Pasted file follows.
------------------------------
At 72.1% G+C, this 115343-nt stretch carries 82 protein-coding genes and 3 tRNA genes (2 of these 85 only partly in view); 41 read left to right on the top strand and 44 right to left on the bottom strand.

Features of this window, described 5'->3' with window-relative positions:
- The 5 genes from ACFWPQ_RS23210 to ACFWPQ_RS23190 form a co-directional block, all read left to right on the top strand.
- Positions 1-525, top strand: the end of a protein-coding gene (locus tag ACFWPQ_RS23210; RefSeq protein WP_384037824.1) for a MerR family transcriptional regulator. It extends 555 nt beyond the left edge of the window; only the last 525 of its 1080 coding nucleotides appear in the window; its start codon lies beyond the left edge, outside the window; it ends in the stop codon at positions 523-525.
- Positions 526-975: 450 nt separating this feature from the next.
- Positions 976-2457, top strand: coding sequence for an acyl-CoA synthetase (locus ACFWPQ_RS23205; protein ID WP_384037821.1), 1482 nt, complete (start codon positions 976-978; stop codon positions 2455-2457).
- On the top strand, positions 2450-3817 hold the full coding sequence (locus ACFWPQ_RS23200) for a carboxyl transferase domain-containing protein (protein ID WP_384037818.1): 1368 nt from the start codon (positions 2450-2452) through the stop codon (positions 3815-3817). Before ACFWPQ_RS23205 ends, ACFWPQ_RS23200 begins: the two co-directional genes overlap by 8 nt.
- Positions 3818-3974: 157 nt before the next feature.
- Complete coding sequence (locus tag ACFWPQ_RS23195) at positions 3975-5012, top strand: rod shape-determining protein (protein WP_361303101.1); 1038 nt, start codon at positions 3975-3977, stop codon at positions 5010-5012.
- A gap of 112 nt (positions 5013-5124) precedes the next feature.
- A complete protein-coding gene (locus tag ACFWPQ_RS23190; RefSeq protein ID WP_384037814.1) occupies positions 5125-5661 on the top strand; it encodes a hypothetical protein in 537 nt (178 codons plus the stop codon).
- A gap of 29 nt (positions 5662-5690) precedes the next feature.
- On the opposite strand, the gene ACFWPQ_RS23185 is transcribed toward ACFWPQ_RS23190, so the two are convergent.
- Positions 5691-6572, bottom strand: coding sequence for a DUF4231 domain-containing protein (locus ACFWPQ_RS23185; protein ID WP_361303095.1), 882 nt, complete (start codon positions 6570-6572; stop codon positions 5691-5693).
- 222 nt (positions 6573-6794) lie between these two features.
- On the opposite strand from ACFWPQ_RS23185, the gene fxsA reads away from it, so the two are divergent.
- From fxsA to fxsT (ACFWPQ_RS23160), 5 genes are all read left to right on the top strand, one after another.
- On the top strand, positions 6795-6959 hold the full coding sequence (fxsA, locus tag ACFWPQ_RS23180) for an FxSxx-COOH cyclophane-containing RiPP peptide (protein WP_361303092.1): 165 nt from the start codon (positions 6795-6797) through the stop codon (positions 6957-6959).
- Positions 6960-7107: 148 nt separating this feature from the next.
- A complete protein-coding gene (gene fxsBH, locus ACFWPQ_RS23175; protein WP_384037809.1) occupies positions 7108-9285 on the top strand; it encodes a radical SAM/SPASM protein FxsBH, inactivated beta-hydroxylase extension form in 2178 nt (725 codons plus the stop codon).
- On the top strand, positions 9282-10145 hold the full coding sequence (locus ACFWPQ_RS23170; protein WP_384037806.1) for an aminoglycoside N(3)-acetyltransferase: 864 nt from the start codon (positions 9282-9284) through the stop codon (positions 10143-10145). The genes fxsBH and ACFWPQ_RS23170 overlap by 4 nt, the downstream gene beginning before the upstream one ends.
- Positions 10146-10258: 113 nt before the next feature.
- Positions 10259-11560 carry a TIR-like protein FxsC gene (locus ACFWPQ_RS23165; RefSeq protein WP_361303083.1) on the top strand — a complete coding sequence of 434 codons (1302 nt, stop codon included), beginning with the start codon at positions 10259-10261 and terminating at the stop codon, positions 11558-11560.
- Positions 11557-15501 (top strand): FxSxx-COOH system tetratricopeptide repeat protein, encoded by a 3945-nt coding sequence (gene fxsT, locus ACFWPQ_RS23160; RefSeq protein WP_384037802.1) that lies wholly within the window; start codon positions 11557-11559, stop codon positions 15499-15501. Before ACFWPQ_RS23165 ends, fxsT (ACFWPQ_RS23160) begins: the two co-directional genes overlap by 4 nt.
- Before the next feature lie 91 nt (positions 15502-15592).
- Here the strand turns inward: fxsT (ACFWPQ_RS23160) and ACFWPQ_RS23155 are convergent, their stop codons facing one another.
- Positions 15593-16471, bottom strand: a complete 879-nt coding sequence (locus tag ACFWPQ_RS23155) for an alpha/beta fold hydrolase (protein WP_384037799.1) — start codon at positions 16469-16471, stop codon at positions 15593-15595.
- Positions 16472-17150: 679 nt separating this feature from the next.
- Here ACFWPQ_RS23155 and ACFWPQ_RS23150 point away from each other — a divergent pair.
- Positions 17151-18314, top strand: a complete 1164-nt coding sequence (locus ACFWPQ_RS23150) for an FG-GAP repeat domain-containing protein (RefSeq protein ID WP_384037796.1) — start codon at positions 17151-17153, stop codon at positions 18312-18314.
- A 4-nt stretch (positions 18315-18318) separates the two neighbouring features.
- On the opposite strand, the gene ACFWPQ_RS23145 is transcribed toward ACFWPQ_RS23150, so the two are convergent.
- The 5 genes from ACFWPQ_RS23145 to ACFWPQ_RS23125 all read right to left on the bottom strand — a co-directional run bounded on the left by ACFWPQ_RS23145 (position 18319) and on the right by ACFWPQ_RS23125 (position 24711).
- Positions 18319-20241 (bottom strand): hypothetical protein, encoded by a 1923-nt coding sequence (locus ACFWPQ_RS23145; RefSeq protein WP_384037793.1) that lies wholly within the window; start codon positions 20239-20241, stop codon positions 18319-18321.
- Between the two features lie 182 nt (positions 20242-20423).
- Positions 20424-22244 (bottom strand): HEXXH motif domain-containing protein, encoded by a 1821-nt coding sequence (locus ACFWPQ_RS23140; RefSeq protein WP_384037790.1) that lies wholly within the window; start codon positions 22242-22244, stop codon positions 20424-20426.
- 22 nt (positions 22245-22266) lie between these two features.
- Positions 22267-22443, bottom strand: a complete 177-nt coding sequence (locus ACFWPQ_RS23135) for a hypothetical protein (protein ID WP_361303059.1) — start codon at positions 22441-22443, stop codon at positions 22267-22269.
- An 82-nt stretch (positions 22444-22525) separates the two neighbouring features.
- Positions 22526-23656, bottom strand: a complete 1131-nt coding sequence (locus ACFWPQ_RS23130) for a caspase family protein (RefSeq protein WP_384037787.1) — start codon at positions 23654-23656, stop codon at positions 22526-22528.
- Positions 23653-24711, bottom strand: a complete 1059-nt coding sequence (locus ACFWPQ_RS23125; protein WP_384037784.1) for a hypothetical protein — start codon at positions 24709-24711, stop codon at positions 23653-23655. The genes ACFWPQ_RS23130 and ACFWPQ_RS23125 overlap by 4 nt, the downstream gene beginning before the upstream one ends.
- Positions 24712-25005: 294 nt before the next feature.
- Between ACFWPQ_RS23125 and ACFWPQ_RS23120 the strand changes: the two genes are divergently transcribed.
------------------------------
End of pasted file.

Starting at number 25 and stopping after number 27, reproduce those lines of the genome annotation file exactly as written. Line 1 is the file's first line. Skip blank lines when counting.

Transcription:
- Before the next feature lie 91 nt (positions 15502-15592).
- Here the strand turns inward: fxsT (ACFWPQ_RS23160) and ACFWPQ_RS23155 are convergent, their stop codons facing one another.
- Positions 15593-16471, bottom strand: a complete 879-nt coding sequence (locus tag ACFWPQ_RS23155) for an alpha/beta fold hydrolase (protein WP_384037799.1) — start codon at positions 16469-16471, stop codon at positions 15593-15595.